Baltimore's summer curfew for teens starts Memorial Day weekend. Here's why it's in effect.

With the start of Memorial Day weekend, a curfew for youths is set to go into effect in the City of Baltimore.Beginning Friday night, the mandated curfew goes into effect in an effort to curtail the city’s recent surge in teen gun violence, Mayor Brandon Scott's office said this week.Enforced on weekends and holidays, the curfew is part of a strategy introduced by Scott to minimize the interaction between kids and police and to keep children out of harm’s way during summertime, when law enforcement said violent crime tends to climb.Experts say juvenile curfews have historically proven ineffective and often come with unintended consequences. Teen curfewsJuvenile curfews come with consequences, but not the ones they're designed for, studies showWhat are the Baltimore curfew hours?The curfew begins Friday at 10 p.m.and last through Sept.

3, 2023, the mayor's office said. Under the mandate, any young person under age 14 out after 10 p.m.and between the ages of 14-16 out after 11 p.m.

on weekend or holiday nights, without a parent or guardian will be "engaged by non-law enforcement staff where they will first be encouraged to go home or call their parent or guardian before being transported to an engagement center," the mayor's office said.Those who violate the curfew face fines up to $500.Measures put into place to reduce violations include:1st offense: written notice and warning;2nd offense: $50 fine or family counseling;3rd offense: fine of up to $500 or community service for parent or guardian.Who is excluded from the Baltimore curfewThe mandate excludes youths participating in city-sponsored events.City officials said those children will be given city-issued wristbands to wear and given one hour to return home after the end of the event they attended.The strategy, the mayor's office said, is result of input from more than 300 young people who met for a series of discussions across eight schools and recreation centers "about what they wanted to see from thei...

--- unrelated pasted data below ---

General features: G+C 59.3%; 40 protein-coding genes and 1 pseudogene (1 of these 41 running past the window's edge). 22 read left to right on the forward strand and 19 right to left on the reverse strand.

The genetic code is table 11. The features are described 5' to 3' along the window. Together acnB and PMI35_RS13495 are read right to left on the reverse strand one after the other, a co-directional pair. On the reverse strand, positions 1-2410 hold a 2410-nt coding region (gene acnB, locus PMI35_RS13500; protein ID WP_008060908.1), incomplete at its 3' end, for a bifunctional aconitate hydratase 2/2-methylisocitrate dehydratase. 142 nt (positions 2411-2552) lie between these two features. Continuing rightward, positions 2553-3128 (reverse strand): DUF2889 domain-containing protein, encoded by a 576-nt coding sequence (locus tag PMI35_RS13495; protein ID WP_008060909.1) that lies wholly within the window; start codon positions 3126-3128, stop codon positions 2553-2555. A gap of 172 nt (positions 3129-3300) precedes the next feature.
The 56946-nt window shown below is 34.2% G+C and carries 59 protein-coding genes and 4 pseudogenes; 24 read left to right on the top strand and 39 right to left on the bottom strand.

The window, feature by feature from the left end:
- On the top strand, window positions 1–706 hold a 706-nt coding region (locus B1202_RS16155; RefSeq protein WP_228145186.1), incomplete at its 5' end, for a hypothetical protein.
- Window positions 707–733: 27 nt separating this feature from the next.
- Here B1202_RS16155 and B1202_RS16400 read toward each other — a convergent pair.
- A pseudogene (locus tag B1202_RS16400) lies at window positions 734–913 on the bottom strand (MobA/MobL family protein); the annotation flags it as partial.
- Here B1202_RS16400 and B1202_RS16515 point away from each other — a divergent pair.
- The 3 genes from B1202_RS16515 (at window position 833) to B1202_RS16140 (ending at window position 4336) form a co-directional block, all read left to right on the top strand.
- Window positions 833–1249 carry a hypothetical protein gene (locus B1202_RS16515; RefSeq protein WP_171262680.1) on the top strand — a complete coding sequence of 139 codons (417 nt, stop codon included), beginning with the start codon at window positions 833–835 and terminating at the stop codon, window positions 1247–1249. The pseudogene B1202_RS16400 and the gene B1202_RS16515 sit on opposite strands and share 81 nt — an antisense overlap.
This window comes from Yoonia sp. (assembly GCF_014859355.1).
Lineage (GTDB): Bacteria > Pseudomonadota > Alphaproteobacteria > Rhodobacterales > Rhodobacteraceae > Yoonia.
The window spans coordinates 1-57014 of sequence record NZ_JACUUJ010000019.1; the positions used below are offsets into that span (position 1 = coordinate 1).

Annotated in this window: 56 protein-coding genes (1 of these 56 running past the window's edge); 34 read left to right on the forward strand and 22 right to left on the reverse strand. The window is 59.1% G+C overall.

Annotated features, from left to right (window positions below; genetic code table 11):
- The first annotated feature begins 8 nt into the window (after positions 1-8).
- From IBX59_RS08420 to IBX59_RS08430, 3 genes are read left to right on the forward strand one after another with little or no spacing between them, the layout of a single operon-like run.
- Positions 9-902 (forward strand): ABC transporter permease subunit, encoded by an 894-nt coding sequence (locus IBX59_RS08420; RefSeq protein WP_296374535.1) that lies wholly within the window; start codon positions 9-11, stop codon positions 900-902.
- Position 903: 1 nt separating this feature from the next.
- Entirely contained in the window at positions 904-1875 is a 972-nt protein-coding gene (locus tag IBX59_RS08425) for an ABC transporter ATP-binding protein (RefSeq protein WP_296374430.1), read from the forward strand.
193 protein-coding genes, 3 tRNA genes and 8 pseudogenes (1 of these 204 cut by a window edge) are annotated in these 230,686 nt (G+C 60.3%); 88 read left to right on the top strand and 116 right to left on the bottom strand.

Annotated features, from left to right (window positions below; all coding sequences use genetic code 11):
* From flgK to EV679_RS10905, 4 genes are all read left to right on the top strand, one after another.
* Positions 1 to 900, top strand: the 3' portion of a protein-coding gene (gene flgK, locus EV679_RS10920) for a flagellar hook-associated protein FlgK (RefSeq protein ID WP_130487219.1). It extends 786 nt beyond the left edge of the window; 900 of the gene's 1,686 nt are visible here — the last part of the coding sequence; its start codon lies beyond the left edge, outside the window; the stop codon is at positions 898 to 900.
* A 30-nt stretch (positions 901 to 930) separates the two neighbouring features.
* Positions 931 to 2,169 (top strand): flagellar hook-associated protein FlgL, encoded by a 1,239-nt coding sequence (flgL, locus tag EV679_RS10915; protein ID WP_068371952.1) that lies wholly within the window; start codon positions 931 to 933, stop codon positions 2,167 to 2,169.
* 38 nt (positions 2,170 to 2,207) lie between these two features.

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Publisher: USA TODAY

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